Following a 35 per cent increase last year, interim profits jumped 77 per cent to pounds 16.2m, benefiting from a capital spending programme maintained throughout the recession and amounting to pounds 100m over the past 18 months.
Sir Matthew Goodwin, chairman, said the company was beginning to feel the impact of the improving economy. Hewden's heavy spending during the downturn meant it now had a much more modern fleet than its competitors.
Sales were boosted following the Taylor report into safety standards at football grounds and the increasing realisation from customers that it made more sense to hire rather than to buy large equipment.
Sir Matthew said the first signs were emerging of industrial projects getting under way. Tower cranes, which had become almost an endangered species, were returning to the skyline in some parts of the country.
Analysts bumped up forecasts after the better-than-expected figures. They are predicting profits of pounds 30m in the year to January, followed by pounds 35m to January 1996.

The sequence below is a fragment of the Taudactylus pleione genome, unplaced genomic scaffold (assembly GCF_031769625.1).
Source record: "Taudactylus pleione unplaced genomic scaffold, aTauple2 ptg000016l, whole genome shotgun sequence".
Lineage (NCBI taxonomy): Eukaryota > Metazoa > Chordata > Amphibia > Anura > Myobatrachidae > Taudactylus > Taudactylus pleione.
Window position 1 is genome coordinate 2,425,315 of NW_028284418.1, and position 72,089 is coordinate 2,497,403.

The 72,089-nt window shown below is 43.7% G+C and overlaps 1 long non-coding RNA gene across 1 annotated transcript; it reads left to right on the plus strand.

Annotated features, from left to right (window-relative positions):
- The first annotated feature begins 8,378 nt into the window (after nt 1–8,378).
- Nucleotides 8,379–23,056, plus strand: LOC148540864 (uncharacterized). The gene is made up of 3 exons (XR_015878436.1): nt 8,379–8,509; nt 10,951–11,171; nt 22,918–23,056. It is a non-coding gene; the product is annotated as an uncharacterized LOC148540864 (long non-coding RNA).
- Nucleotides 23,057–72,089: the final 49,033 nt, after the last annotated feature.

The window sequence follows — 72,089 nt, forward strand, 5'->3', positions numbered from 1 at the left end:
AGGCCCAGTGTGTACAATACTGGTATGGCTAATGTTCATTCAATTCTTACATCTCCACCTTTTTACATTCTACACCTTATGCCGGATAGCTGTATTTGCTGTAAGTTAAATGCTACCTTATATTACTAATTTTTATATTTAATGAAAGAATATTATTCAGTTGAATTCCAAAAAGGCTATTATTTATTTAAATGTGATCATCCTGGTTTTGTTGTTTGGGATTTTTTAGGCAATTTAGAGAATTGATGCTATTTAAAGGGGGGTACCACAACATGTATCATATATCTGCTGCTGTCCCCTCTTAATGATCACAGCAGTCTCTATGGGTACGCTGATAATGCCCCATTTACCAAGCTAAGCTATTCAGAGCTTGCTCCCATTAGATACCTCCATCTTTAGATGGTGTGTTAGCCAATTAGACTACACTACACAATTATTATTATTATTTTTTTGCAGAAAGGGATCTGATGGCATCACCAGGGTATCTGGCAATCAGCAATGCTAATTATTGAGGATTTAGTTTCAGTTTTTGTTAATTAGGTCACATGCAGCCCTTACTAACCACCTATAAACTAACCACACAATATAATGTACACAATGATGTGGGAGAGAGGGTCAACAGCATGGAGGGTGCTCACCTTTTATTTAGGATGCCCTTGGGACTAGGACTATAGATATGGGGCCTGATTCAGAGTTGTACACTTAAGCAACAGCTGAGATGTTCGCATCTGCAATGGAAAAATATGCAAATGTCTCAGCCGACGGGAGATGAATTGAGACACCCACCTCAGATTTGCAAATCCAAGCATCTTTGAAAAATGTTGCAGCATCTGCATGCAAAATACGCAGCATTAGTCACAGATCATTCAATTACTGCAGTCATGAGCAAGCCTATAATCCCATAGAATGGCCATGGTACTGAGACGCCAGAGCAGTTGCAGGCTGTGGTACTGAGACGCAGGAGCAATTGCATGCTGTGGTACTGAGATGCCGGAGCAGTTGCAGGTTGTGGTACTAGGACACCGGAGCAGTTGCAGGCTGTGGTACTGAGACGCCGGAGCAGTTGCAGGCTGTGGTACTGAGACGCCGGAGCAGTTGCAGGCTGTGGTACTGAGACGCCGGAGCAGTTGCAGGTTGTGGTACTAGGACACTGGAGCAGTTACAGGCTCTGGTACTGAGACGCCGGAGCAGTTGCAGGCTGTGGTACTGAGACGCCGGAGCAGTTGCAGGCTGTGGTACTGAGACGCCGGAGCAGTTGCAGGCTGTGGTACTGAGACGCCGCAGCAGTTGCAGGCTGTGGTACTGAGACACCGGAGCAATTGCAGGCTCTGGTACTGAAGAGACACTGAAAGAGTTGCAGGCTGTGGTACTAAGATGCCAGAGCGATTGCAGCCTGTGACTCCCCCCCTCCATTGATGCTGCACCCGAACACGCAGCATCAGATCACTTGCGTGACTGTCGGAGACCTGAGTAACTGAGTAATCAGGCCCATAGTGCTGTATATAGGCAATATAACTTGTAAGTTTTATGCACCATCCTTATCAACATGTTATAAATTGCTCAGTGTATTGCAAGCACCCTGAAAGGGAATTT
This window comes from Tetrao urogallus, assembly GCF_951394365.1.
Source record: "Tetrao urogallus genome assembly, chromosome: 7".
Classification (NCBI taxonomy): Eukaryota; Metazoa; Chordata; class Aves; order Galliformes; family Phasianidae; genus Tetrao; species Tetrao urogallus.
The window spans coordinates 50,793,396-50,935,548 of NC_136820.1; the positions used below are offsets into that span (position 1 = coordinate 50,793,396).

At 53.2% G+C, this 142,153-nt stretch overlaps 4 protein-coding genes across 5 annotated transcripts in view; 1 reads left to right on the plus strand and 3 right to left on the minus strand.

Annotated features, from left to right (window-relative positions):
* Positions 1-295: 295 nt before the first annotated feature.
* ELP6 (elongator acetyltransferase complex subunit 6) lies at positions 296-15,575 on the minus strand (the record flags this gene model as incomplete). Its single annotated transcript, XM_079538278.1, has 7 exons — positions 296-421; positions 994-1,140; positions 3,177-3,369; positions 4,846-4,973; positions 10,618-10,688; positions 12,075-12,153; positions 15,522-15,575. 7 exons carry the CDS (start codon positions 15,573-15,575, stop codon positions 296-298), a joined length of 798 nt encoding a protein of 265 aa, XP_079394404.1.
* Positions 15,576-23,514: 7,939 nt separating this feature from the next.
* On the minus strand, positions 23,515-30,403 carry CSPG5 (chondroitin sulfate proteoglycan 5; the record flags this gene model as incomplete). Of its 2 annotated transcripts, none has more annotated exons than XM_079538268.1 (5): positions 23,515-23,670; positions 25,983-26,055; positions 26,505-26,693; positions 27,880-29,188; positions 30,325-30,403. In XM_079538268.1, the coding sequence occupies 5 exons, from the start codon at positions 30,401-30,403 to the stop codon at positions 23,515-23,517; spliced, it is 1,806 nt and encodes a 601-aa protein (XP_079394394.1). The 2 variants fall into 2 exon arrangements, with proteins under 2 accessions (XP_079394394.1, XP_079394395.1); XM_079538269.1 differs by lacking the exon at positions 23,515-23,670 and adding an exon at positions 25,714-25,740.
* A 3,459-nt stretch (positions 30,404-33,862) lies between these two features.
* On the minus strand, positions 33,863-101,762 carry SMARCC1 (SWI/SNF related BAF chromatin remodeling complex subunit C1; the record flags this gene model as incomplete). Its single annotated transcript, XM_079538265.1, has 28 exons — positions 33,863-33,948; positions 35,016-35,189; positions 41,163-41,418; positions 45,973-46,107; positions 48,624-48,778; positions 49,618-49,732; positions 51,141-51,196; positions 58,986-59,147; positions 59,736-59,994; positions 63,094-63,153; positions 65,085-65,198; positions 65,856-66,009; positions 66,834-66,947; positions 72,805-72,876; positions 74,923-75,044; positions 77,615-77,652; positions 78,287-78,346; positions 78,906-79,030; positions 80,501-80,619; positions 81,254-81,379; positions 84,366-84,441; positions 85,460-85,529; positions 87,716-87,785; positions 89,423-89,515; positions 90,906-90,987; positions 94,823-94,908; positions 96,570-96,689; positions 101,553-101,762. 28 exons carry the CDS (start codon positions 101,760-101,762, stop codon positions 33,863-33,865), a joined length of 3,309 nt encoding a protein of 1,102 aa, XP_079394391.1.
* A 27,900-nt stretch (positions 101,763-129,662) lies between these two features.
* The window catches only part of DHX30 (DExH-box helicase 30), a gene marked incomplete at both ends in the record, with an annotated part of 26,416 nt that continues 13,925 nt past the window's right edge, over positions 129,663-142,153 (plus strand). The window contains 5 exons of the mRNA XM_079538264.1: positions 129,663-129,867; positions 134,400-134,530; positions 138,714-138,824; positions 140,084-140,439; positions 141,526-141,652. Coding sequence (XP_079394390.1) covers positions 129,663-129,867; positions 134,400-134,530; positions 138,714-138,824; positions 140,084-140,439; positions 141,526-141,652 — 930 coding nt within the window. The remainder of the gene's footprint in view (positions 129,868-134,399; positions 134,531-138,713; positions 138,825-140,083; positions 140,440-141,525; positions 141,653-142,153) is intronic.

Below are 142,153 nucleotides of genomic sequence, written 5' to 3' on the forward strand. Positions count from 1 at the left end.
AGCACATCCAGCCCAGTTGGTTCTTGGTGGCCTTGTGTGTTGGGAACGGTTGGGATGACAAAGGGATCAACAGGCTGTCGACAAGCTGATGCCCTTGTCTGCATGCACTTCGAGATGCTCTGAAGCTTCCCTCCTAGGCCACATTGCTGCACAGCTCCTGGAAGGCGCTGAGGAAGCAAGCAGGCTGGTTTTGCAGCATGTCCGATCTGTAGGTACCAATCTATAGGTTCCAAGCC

Hewden Stuart remained profitable throughout the construction industry slump despite utilisation rates - the key measure of a plant hire company's health - falling to less than 50 per cent, and prices described by Sir Matthew as suicidal.
Turnover during the half increased from pounds 91.7m to pounds 120m, with trading strong in machinery sales and plant hire. Earnings per share were 65 per cent higher at 4.94p and the interim dividend rose 10 per cent to 0.825p.
The shares, which have tripled since the beginning of 1993, closed unchanged at 146.5p.Reuse content